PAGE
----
Driving Darth Vader: How CNY put a star back in his race

Hayden Christensen probably wishes he had a space ship to take him from Syracuse to Toronto Saturday night when his Ferrari broke down on North Salina Street.

Instead, the 25-year-old actor who played Anakin Skywalker in the last two “Star Wars” movies, spent eight hours in a flat bed truck with an Oswego County tow truck operator.

Christensen was driving in Bullrun 2006, an invitation-only, cross-country tour from New York to Los Angeles. The week-long tour costs $14,000 to enter and features 100 of the most exclusive cars in the world. Christensen was driving a $125,000, 1999 Ferrari with only 6,000 miles on it. At about 6 p.m. Saturday, his transmission broke down while driving on Interstate 81 in Syracuse. He pulled off the highway onto North Salina Street, near St. Joseph’s Hospital, to call a tow company.

Steve Burdick, who owns AAAA Burdick Discount Towing, was probably the first guy Christensen found in the phone book. Burdick didn’t know Christensen was famous when he pulled up to the scene.

“I just thought he had a rich daddy,” Burdick said. “I asked him what he does for a living and he said he was studying to become an actor, so I didn’t think much of it. I asked him if he knows Tom Cruise and he said he did.”

The pair spent more than an hour trying to figure out how to load the Ferrari onto the truck. It was stuck in second gear, Burdick said, and wouldn’t start. Finally, Burdick ran to a convenience store, bought a bottle of Wesson cooking oil and lubed the tires so they’d slide onto the flat bed.

“I’ve never hooked up a Ferrari before,” he said. “It took some fancy maneuvering to hook it up to the truck.”

The tow to Toronto was going to cost $1,000: $3.95 per mile

plus a $75 hook-up, Burdick said. Christensen agreed and they began the roughly 240-mile journey into Canada. Burdick still didn’t know his companion was the young Darth Vader.

Burdick told Christensen that he was a born again Christian and asked him if he had given his life to the Lord, he said. Hayden told Burdick that he believed “people came from monkeys,” Burdick said. The conversation got a bit deep and heated at times, Burdick said.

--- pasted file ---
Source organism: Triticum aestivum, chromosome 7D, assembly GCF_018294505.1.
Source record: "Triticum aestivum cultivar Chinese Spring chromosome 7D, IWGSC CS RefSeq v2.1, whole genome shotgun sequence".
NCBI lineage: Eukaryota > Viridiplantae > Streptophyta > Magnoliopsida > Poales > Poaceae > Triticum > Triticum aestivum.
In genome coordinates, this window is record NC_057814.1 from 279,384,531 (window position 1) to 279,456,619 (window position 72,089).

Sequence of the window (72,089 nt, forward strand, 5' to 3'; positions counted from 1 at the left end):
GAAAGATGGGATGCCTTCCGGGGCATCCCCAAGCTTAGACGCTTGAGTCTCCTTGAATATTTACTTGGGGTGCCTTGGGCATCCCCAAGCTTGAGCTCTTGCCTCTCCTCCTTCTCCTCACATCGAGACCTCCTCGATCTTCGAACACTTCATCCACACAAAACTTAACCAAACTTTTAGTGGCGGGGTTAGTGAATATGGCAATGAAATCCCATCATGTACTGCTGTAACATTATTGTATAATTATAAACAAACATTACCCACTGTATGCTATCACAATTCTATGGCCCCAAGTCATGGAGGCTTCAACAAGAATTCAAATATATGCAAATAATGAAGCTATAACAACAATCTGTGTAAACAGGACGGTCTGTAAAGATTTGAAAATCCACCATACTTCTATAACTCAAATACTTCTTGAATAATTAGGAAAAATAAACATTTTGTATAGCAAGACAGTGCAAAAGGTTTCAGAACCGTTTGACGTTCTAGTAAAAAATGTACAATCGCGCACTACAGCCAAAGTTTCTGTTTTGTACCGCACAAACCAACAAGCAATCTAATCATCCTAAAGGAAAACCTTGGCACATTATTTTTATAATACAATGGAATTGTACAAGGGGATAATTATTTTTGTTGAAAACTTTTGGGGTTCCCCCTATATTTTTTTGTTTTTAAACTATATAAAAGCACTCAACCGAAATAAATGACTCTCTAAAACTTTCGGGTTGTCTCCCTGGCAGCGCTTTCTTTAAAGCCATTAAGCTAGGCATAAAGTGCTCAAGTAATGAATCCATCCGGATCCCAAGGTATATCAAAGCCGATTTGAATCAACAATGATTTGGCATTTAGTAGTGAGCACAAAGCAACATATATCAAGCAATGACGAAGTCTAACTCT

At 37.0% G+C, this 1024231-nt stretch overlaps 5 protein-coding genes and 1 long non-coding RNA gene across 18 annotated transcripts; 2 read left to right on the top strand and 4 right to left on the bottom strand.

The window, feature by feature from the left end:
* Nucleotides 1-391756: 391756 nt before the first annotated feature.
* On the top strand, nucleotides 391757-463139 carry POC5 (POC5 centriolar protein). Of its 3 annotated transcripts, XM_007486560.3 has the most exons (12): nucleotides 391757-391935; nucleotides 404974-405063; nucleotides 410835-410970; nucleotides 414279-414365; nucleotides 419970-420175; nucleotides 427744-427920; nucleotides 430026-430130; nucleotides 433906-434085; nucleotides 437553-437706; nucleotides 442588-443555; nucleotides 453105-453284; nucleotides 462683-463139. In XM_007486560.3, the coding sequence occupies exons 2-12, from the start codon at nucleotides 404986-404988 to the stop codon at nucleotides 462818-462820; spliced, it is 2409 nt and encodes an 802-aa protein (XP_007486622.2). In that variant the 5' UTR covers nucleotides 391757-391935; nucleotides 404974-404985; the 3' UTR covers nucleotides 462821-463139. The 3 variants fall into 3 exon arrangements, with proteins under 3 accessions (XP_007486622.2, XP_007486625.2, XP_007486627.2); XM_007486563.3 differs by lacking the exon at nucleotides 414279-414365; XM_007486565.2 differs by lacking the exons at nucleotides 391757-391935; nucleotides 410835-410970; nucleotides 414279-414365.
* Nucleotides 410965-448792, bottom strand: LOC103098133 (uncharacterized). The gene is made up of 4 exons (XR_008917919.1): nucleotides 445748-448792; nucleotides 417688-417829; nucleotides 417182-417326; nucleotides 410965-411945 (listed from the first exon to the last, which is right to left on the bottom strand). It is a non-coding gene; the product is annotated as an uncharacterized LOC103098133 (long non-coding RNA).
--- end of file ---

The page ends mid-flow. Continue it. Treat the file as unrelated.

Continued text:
They listened to cassettes called, “A View from the Top” by born-again Christian motivational speaker Zig Ziglar. They stopped for gas in Rochester and Christensen bought Burdick a Burger King Whopper, he said.

It wasn’t until about 10 p.m., when they were about to cross the Canadian border in Niagara Falls, that Burdick finally realized his passenger wasn’t just the son of some rich guy.

Christensen joked nervously that Burdick should pray for him that there would be no paperwork issues to delay them at Customs as they crossed the border. The Ferrari dealership employees were waiting for them in Toronto, he said. But there were no paperwork delays whatsoever.

“The girls at the border knew him,” Burdick said. “Two of them got his autograph. . . . That’s when he told me about “Star Wars.’ ”

Burdick immediately called his children, who own the “Star Wars” DVDs. They took turns talking on the phone with Christensen. “He was a real normal joe,” Burdick said.

By 1 a.m., they pulled into the Hilton Hotel in Toronto, Burdick said. The Ferrari people and Christensen’s parents were waiting for him in the parking lot. So were a crowd of fans.

“Everyone wanted his picture and autograph,” Burdick said.

As Burdick said his good-byes to Christensen, the actor’s father insisted on paying for his son’s tow from Syracuse to Toronto. Burdick said he hopes to stay in touch with the young celebrity and plans on sending him a gift: a Zig Ziglar disc set.

Burdick drove back to Syracuse and spent the next day watching his kids’ “Star Wars” DVDs.

“He seemed like such a nice fellow,” Burdick said. “So down to earth. . . . When I shook hands with him, I could feel the warmth.”

Comments are closed.